Tideland (2005) Directed By Terry Gilliam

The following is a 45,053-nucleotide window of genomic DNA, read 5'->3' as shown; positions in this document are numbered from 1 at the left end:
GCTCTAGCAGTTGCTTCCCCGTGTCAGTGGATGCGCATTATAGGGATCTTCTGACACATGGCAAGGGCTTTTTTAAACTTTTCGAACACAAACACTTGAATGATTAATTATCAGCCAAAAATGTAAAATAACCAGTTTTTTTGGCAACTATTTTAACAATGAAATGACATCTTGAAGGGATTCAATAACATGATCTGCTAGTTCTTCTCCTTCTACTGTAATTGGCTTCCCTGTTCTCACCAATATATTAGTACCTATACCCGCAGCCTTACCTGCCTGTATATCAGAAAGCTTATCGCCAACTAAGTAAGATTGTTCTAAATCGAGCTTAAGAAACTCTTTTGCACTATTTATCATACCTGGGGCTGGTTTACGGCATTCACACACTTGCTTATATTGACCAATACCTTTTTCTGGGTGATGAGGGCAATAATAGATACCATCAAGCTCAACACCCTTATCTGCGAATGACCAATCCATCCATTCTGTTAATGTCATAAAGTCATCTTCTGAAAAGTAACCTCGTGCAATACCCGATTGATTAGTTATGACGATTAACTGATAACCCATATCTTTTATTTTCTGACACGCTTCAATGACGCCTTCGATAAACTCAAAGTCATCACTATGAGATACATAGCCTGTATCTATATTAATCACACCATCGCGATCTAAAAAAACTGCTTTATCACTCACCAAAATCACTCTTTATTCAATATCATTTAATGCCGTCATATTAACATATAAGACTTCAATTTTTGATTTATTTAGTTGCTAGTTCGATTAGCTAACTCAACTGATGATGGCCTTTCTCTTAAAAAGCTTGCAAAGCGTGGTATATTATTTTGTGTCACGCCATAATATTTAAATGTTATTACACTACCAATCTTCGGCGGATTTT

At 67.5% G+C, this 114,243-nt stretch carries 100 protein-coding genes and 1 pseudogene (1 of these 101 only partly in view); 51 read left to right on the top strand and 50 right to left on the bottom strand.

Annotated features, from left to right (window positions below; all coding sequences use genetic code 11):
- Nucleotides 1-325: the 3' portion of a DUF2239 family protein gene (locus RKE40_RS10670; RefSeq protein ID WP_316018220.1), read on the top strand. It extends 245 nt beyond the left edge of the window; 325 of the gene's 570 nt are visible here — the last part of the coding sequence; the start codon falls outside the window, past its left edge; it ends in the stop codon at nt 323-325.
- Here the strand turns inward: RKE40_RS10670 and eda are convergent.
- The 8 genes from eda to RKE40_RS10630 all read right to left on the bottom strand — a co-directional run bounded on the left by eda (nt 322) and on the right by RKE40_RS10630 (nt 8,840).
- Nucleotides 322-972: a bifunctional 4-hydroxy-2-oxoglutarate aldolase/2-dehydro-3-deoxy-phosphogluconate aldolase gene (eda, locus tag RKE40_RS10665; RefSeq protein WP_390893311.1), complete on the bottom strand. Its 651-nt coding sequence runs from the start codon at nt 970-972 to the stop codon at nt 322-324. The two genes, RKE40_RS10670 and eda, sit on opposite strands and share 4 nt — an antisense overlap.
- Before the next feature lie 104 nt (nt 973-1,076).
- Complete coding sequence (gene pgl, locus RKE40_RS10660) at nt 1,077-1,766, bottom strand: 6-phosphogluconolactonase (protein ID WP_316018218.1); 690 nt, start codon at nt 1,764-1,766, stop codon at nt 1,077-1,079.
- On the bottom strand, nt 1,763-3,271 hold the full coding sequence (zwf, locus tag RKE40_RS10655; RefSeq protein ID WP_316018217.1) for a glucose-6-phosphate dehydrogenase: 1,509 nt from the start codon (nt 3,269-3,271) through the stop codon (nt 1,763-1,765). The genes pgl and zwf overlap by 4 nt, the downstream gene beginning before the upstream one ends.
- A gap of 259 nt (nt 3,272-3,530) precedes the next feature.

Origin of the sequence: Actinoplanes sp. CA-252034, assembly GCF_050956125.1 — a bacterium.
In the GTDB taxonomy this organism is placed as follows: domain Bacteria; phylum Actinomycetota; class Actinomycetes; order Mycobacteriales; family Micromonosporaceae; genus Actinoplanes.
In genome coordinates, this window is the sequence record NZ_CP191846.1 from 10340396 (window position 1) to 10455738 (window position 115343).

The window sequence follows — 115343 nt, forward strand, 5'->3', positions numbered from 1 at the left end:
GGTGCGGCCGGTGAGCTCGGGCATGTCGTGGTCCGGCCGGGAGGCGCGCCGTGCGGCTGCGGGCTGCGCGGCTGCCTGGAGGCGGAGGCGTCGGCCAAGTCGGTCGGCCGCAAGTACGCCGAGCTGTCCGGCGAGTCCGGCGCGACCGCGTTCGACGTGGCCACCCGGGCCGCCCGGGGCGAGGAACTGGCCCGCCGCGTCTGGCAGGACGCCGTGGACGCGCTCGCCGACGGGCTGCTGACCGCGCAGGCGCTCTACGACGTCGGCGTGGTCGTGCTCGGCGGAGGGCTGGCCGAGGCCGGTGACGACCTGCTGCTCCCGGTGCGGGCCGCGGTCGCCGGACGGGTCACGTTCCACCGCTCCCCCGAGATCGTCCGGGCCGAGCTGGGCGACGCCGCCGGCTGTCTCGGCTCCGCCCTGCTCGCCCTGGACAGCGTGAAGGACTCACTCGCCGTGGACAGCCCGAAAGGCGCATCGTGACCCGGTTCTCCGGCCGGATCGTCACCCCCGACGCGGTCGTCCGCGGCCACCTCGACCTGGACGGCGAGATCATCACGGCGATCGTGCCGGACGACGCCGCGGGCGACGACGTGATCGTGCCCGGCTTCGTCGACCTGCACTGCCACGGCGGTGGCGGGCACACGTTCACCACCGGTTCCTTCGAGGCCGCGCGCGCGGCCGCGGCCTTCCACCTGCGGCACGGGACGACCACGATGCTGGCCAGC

Beautiful, bizarre, and heartbreaking. One of Terry Gilliams best films. Based on Mitch Cullin's novel "Tideland", this film goes overboard into disturbing territory that Pan's Labyrinth always hinted at, but in a much more isolated setting, and with less reliance on magic realism. All the fantasy is definitely in the main characters head, and its the viewers knowledge of the intangibility of the fantasies that gives the surreal moments their frail human dimension.A young girl named Jeliza Rose watches her wicked mother choke to death and her drug addled father attempt to give her a viking funeral in her bed, before Jeliza convinces him they'd better leave. He is the singer in a band, and a full time heroin addict, and in his grief he takes Jeliza to the abandoned and now dilapidated house he grew up in, out in the Texas countryside. He ties-off to take his usual "vacation" and she helps him shoot up, as she's done a thousand times before. He passes out on the chair, and she wanders the house and grounds, talking to herself. When she comes back he doesn't move, and she curls up in his lap and falls asleep. The next day she starts decorating his body with ladies hats and flowery scarfs she finds in the attic. She explores the plains and talks to several barbie doll heads, whom she assigns her feelings; the brave one, the frightened one, the clever one, etc. The next die the flies start buzzing and she's running out of snacks. She meets another local recluse in a strange mentally handicapped man, who lives with an ominous and ferocious bee keeper.Jeliza mythologizes all of her experience, insulating herself from her trauma by a making a fairy tale of all of it. The three form a makeshift bond, which leads to taxidermy of her father's corpse by the bee keeper (so he can sit at the table with them as they eat, as the man of the house). Whats truly amazing about it is that Terry Gilliam could take the famous dinner scene of depravity from Texas Chainsaw Massacre, and imbue it with a quiet desperation. You want to play along with Jeliza and her new family, the horrors become so complete in the film, you wish the corpse would start talking or dancing around the room, so that Jeliza need never comprehend, her reality. But Gilliam gives us no respite from watching delicate fantasy worlds graze each other, teeter, and approach crumbling. If Jeliza could come to terms with what happened to her, she might be able to leave and go for help, but if she were to become fully aware of whats happened to her, whose to say she'd be in any condition to move (the movie hints early on Jeliza is brain damaged as a result of drugs her mother did during pregnancy, or so her mother shouts at her). This is the double edged nature of fantasy that Terry Gilliam has explored in "Adventures Of Baron Munchaussen", "Brazil", "The Fisher King", and "Fear And Loathing In Las Vegas" the main characters are kept alive and kept in jeopardy by the make believe games that define them, like drugs, romance, madness, in a push and pull of tides between self-destruction and salvation through their imagination. Beyond "Psycho", "Alice In Wonderland", and "Days Of Heaven" exists a crawl-space for this film. Another in a long series of little girl lost in a fantasy world films, only here there are no special effects, no talking animal Friends, only a desperate fantasy masking an even more desperate reality. Gilliam's latest film is a foray into the southern Gothic grotesque of Flannery O'Connor and Carson Mcullers, but also his most intimate, dramatic, and moving works since "The Fisher King". owing in large to Jodelle Ferland's performance as Jeliza. Visually it's his least reliant on special effects, sets, and costumes, but his trademark wide angle lenses and dutch angels, are used to even greater effect, expressionisticly stamping Jeliza's perpetually slanted point of view.Tideland gives us a traumatic view of childhood, but ultimately a resilient and even hopeful one.It takes a bigger tragedy to ultimately save Jeliza Rose, but she survives, by the last frame she is literally surrounded by wreckage, and she endures.